A genomic insight into evolution and virulence of Corynebacterium

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A genomic insight into evolution and virulence of Corynebacterium diphtheriae Vartul Sangal, Ph.D. Northumbria University, Newcastle [email protected] @VartulSangal Newcastle University 8th January 2016

Corynebacterium diphtheriae • Features: Gram-positive, actinobacterium

aerobic,

non-motile

• Causes diphtheria, a toxin mediated disease of upper respiratory tract • Biochemically divided into four biovars: gravis, intermedius, mitis and belfanti

C. diphtheriae

• Largely been eradicated through the use of diphtheria vaccine • Mortality: ~5000 people per year globally • A recent increase in the number of infections by non-toxigenic C. diphtheriae strains with varying degree of pathogenesis

Biochemical variations between C. diphtheriae biovars

Biovar

Lipophilism Haemolysisa

Ability to utilizeb Starch Glycogen + +

gravis

-

±

Nitrate Reduction +

intermedius

+

-

+

±

±

mitis belfanti

-

± ?

+ -

± -

-

a Biovar

gravis is haemolytic but some strains may be weakly haemolytic. Biovar mitis is weakly haemolytic. We could not find haemolytic properties of biovar belfanti in the literature.

bStrains

of biovar intermedius may utilize glycogen and starch while mitis strains can rarely use starch but not glycogen.

DIPNET Quality Assurance Test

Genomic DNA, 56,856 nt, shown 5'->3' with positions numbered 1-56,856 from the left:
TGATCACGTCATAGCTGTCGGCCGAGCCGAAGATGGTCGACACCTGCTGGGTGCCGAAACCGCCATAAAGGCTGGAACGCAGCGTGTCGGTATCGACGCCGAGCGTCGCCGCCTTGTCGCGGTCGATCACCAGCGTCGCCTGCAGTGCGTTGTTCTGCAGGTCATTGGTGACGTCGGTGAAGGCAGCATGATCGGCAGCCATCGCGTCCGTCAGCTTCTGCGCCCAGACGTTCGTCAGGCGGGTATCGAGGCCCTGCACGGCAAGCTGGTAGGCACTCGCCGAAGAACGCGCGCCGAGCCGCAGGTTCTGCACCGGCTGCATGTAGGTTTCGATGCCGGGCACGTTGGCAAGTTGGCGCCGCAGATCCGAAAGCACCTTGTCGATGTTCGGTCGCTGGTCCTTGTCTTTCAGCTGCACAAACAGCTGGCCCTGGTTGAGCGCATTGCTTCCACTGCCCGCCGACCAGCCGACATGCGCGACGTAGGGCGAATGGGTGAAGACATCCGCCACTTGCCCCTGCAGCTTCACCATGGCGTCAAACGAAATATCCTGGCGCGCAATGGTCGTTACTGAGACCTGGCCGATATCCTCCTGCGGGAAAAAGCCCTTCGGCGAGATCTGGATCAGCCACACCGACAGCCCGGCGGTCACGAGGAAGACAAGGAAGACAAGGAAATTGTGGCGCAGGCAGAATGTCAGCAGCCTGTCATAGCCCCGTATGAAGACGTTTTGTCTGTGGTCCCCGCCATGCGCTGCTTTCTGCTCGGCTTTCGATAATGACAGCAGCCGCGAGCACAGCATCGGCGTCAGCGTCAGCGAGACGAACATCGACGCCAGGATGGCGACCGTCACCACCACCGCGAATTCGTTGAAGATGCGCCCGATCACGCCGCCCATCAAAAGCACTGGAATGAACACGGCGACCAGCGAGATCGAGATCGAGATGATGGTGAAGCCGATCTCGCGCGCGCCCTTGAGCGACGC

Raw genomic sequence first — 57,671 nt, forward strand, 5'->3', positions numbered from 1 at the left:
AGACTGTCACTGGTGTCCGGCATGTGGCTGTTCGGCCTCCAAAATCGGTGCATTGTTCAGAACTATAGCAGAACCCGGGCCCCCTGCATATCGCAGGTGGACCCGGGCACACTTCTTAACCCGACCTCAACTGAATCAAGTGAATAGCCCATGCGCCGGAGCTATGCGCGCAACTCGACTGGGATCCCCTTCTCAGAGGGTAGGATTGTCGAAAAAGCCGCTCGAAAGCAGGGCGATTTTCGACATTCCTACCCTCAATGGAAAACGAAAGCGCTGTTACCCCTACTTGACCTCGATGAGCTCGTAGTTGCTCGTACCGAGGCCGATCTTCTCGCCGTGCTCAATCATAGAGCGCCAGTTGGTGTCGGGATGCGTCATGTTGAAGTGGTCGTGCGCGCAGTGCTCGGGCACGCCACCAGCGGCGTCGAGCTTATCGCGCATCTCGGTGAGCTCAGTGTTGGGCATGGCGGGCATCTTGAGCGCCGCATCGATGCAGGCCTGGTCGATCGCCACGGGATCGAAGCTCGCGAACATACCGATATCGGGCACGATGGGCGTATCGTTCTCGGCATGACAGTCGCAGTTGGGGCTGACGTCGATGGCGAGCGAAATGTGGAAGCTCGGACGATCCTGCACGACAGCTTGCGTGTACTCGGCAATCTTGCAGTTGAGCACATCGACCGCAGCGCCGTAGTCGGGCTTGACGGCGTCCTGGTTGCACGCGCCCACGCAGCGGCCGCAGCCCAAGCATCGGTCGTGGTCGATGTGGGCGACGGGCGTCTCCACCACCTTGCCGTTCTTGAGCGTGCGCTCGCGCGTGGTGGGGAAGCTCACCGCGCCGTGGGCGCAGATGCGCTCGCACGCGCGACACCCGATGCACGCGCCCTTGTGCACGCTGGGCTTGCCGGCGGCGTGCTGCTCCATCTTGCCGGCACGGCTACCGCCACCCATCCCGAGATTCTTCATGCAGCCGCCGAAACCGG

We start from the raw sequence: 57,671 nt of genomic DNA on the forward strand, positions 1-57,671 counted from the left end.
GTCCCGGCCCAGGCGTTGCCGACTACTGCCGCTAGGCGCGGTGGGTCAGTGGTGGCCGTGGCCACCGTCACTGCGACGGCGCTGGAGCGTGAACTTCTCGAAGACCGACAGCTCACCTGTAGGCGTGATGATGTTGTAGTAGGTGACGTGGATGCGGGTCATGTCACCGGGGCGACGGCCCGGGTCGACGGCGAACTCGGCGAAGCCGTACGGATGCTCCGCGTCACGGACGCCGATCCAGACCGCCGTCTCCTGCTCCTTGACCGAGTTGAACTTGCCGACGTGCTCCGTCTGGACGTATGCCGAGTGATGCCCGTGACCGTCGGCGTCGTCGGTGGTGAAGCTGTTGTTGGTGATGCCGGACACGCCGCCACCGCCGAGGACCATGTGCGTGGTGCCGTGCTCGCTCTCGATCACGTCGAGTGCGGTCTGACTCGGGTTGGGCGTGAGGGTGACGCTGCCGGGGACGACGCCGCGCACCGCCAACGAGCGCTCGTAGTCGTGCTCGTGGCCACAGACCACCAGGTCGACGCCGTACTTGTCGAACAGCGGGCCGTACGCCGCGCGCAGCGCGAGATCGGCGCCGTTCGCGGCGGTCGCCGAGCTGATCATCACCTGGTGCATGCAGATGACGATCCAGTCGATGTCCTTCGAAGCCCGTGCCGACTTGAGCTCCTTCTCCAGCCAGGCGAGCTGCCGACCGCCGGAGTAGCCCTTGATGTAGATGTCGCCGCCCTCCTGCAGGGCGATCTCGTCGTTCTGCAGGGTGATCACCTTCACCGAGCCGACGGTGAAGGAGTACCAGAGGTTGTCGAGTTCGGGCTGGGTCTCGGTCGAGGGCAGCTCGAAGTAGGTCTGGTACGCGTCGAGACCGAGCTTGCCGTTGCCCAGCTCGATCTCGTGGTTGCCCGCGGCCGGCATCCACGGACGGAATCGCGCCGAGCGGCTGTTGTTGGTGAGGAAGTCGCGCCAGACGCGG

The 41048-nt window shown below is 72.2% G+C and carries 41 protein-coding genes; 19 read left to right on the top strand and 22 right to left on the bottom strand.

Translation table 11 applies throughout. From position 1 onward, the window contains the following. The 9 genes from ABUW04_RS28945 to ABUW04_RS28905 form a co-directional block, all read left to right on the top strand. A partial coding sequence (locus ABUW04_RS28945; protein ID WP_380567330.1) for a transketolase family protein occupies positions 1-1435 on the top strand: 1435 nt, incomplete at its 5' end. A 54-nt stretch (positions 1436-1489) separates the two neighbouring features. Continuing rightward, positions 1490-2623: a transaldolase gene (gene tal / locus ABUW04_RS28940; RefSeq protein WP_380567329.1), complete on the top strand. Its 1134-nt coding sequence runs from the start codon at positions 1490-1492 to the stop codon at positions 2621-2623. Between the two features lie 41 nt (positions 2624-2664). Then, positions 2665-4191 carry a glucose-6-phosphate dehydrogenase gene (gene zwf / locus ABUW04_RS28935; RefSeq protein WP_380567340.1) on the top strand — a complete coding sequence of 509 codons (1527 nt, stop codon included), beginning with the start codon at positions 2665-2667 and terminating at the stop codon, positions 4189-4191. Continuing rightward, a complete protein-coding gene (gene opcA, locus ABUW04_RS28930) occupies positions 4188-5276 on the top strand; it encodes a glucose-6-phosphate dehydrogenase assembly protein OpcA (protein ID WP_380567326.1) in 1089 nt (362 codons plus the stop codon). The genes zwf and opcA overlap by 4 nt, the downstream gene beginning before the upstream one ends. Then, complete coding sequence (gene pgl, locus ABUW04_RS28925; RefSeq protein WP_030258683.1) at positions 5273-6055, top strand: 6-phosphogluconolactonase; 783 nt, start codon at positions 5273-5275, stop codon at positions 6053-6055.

Neal et al., 2009, J Clin. Microbiol.

Sharing of genes between different biovars Core genome = 1717 genes Accessory genome = 1413 genes mitis (NCTC03529) (Sangal et al., 2012a, J. Bacteriology) intermedius (NCTC05011) (Sangal et al., 2012b, J. Bacteriology) gravis (NCTC13129) (Cerdeno-Tarraga et al., 2003, NAR) belfanti INCA402 (Trost et al., 2012, J. Bacteriology)

Function Restriction-modification system mobile genetic elements Phage-associated Hypothetical proteins Others

gravis intermedius mitis belfanti 4 28 4 185 42

6 30 3 69 65

2 25 3 129 67

7 40 3 83 43

Potential biovar specific genes: genes encoding transcription regulators, membrane proteins, fimbrial proteins or other metabolic enzymes were grouped as others.

Biovar specific genes: carbohydrate, lipid, iron and nitrogen metabolism Category

Function

Biovars

DIP1639 C

Carbohydrates/Energy production

dihydrolipoamide acetyltransferase

belfanti, gravis, mitis

DIP0660 I

Carbohydrate/lipid

propionyl-CoA carboxylase complex B subunit

belfanti, gravis, mitis

DIP1011 G

Carbohydrates

putative aldose 1-epimerase

belfanti, gravis, mitis

DIP1302 G DIP1611 E

Carbohydrates Amino acid/ Lipid/carbohydrate

transketolase 5,10-methylenetetrahydrofolate reductase

belfanti, gravis, mitis gravis, intermedius, mitis

Locus COG

Biovar specific nonsense single nucleotide polymorphisms Gene

Biovar

Function

Metabolism

DIP0794

intermedius

Na+/H+ antiporter-like protein

Inorganic ion

DIP2352

intermedius

anthranilate synthase component I

Amino acid/coenzyme

DIP0842

intermedius

putative secreted protein

-

metF (DIP1611)

intermedius

5,10-methylenetetrahydrofolate reductase

Amino acid

Sangal et al., 2014, Infection, Genetics and Evolution

Phylogenetic analyses

Core genome phylogeny

A ML tree from the binary data from the accessory genome

Sangal et al., 2015, BMC Genomics

Genome-wide CDS blast map

Tox phage

D’Afonseca et al., 2012

CRISPR-Cas systems in C. diphtheriae A. Type II-C

B. Type I-E-a

C. Type I-E-b

cas genes genes ending hypothetical proteins mobile genetic elements conserved genes putative septation inhibitor CRISPR arrays: direct repeats shown in colour and spacers are shown in white. Sangal et al., Microbiology, 2013